As we all started to feel the cold by now we decided to move on and drove over to the Bürgerpark for tea and cake at the Kaffeehaus am Emmasee. We spent an hour or so talking about the funeral and our parent’s life and memory. A nice end to the occasion. Later in the evening my sister and I went for a meal at the Gasthof zum Kaiser Friedrich in the Schnoor area with our aunt. From here we also called another aunt (our mother’s second sister) who unfortunately couldn’t be with us in person.

After such a long and exhausting day I had looked forward to a good night’s sleep, although that wasn’t meant to be: That night a cold I believe I had picked up at home in England (when I returned to work I found a colleague had exactly the same symptoms at the same time as me) hit me quite strongly. I hardly slept that night and felt quite bad the next morning. I was so tired I almost fell asleep at the table during breakfast. After a lunchtime nap I felt slightly better and we drove out to Kuhsiel, a popular weekend destination during our childhood and youth. We went on a short walk along the Blockfeld dam protecting the land from the Wümme River. As the restaurant/café at Kuhsiel was closed for refurbishment we enjoyed a hot chocolate and cakes at the Dielencafé . During the walk we also by pure chance bumped into one of the best friends of our late mother, giving us the unexpected opportunity to catch up with her. In the evening we went to Bremen’s oldest Chinese restaurant before an early night.

Sunday morning I felt a bit better and after a last walk in the Bürgerpark I felt fit enough for the long journey back. My sister drove me back to Frankfurt (with an unexpected detour to the outskirts of Oldenburg, where I had gone to university) from where I flew back to the UK.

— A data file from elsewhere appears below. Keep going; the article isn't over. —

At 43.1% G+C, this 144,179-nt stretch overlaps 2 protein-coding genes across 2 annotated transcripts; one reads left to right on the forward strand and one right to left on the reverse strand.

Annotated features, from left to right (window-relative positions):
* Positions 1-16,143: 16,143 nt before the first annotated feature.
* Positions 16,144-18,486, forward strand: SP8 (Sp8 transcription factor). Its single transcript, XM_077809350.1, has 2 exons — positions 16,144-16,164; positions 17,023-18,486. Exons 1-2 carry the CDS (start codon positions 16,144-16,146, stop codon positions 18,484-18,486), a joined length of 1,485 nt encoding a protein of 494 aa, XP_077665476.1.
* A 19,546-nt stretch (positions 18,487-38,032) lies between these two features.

A few pictures:

(Click on the pictures for the larger version)

Red Kites near Penlan Farm, Wales

During my Easter visit to Wales Andy didn’t only take me to Llangrannog on Sunday, he also took me to a spot where lots (and I mean lots) of Red Kites come together. I’d estimate we saw about 20-30 Red Kites in about 20 minutes. I took quite a few pictures, in particular of one which seemed to have caught something only to then drop it. We’re not entirely sure, but we think it was carrying something that looked like a mouse or similar small animal in its talons. Then suddenly it was gone and the Red Kite seemed to react surprised and confused.

(click on the pictures for larger versions)

The location where we watched the Red Kites was an unclassified road off the B4337 at Penlan Farm, just north of Trefilan.

Cliffs, waves and a surfer in Llangrannog, Wales

The Easter weekend 2016 I spent in Wales. On Saturday I went for a coastal walk on the Ceredigion Coastal Path from Aberystwyth to Borth. Saturday evening I drove to my friends Andy and Liz in Cribyn, after some fish and chips in New Quay we caught up on the latest news.

On Sunday Andy and I went out to take advantage of the sunny intervals after Saturdays rain. One of our stops was at Llangrannog, where we watched a surfer and enjoyed the views from the high cliffs.

(click on the pictures for larger versions)

A very nice day out, more pictures in particular of Red Kites in flight to follow in another post.

I’ve walked/driven over that bridge, now it’s gone

If you actually know a place in the news it makes it much more real than if it’s a place you’ve never even heard of. I’ve been to Pooley Bridge twice, among other things to go on an Ullswater Steamer cruise. While there I crossed the bridge giving the village its name a couple of times, both in the car and on foot.

Picture of an old bridge over a river
Pooley Bridge in April 2012

Storm Desmond and the related rain has now destroyed the old bridge, built in 1764. Not to mention the flooding and misery it has brought to other parts of Cumbria. Carlisle (where I usually stay overnight on my journeys to Islay) has also been badly hit. I’m not sure of the exact area, but I believe one of the hotels where I sometimes stay is flooded as is the park where I go for my morning run.

As far as I know nobody has died and I hope it stays that way, at least people seem to be safe. Still, it will be a long hard slog for those impacted by the floods.